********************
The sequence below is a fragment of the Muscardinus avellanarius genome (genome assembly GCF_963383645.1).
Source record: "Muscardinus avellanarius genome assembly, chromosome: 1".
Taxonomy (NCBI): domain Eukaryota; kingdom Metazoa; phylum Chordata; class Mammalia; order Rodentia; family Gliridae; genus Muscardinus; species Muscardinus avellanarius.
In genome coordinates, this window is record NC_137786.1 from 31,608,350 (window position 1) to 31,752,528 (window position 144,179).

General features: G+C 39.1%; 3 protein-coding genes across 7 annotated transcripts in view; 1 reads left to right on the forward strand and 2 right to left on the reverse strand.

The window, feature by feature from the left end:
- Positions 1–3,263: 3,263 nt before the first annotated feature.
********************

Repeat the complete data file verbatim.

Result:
The sequence below is a fragment of the Muscardinus avellanarius genome (genome assembly GCF_963383645.1).
Source record: "Muscardinus avellanarius genome assembly, chromosome: 1".
Taxonomy (NCBI): domain Eukaryota; kingdom Metazoa; phylum Chordata; class Mammalia; order Rodentia; family Gliridae; genus Muscardinus; species Muscardinus avellanarius.
In genome coordinates, this window is record NC_137786.1 from 31,608,350 (window position 1) to 31,752,528 (window position 144,179).

General features: G+C 39.1%; 3 protein-coding genes across 7 annotated transcripts in view; 1 reads left to right on the forward strand and 2 right to left on the reverse strand.

The window, feature by feature from the left end:
- Positions 1–3,263: 3,263 nt before the first annotated feature.